Nightingale | Review
On Yon Bloomy Spray: Oyelowo Dominates Lester’s One Set Drama
Director Elliott Lester, best known for his 2011 Jason Statham offering, Blitz, adapts firstime screenwriter Frederick Mensch’s character study Nightingale for the big screen, to surprisingly compelling effect. Cinched into the cozy house of its main character, we witness first hand the unraveling of a mind after a dastard deed. As we’re never really allowed to travel outside of these confines, it sometimes feels like the filmed version of a play. Slight visual texturing aside, everything takes a backseat to a masterful performance from David Oyelowo, the driving force of every single minute of film, a space never shared with any other physical actor. It’s a meaty, multifaceted role, something nearly extinct in modern climes where multiple intersections of storylines stomp all over any given narrative.
Peter Snowden (Oyelowo) is an incredibly lonely and persistently overwrought person. With a penchant for recording himself in conversations and posting them online, which seems to serve as both a meaningful interaction with the world and a way to vent his frustrations, we learn that Peter has recently killed his mother, her corpse still lying in the bedroom upstairs. Free of whatever control she had exerted over him, we learn via phone conversations, both real and imaginary, the solitary, numbing existence Peter has been living. Enamored with his old army friend, Edward, to the degree that it’s obvious Peter is very much in love with him, all his sights are set on getting Edward to come over for dinner. However, it appears that Edward’s wife does not want to let Peter speak with her husband, resulting in abusive litanies during multiple harangues as Peter desperately tries to get his invitation through. But as he’s focused on this, friends and family begin to wonder why they can’t speak to mother.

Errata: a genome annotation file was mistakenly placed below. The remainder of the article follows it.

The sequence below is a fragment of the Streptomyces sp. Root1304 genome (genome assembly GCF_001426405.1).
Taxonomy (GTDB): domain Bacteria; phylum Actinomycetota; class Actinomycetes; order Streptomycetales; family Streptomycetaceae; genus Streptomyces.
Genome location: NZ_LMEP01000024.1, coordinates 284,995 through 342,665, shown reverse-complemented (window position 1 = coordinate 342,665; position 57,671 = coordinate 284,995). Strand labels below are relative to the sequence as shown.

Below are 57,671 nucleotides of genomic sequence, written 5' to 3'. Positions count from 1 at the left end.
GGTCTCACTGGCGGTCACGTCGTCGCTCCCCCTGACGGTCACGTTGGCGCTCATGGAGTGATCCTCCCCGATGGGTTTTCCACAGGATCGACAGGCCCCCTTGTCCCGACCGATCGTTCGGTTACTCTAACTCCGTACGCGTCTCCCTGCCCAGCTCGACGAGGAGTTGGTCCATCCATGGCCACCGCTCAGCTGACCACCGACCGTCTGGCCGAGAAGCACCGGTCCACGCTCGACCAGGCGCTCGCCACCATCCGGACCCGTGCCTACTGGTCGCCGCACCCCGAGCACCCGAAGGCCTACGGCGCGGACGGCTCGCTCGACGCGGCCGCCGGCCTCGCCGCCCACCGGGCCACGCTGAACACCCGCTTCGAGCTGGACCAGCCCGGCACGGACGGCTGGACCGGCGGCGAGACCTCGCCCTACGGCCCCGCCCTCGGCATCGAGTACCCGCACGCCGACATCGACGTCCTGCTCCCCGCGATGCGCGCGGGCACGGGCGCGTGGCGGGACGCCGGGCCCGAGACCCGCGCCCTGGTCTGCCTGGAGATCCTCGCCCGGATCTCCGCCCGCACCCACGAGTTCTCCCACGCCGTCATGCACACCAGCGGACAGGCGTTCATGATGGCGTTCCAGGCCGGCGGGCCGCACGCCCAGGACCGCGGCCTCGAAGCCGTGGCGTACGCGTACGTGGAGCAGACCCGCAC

While Oyelowo should already be a familiar face thanks to high profile works from Lee Daniels, Ava Duvernay and Kevin MacDonald, his performance in Nightingale is even more impressive in comparison to an already outstanding output. Vulnerable, unhinged, and grimly saddening, Oyelowo is utterly convincing as Snowden, a man who has lived too long as an inauthentic self. Lester and screenwriter Mensch reveal only hints of his slipping down life that’s brought him to living inside his head, virtually disconnected from the physical world enough to finally murder his mother and pursue connecting with his old army buddy, for whom he harbors significant romantic feelings.
There’s an odd streak of humor laced in here as well, revealed through Peter’s countless and tirelessly patient phone conversations with his mother’s friends and relatives, assuring them that she’s fine but not able to speak on the telephone for whatever reason. At times, Nightingale is reminiscent of Linklater’s Bernie or Herzog’s My Son My Son What Have Ye Done due to the subject matter. But the uncomfortable desire at the core of all of Peter’s motivations most strikingly recalls Miguel Arteta’s Chuck & Buck (2000).
The film also serves as the debut feature for cinematographer Pieter Vermeer, who should be acknowledged for subtly moving us through a story stuck in a cramped, unhappy home. Peter Snowden is a distressing, unhappy character to spend eighty minutes with exclusively, and while the offscreen explosion of noise is hardly necessary in its closing moments, one can’t help but feel moved by this desperate struggle to tap into a more fulfilling reality. While it’s an indie film that may get stuck in a certain niche of film festival audiences, Oyelowo (who is primed for an excellent year or two, with upcoming roles as MLK, Clifton Henderson, and appearing in new titles from Christopher Nolan, J.C. Chandor, amongst several other projects) is deserving of considerable attention for his performance in the Nightingale.
Reviewed on June 17 at the 2014 Los Angeles Film Festival – L.A. Muse Section.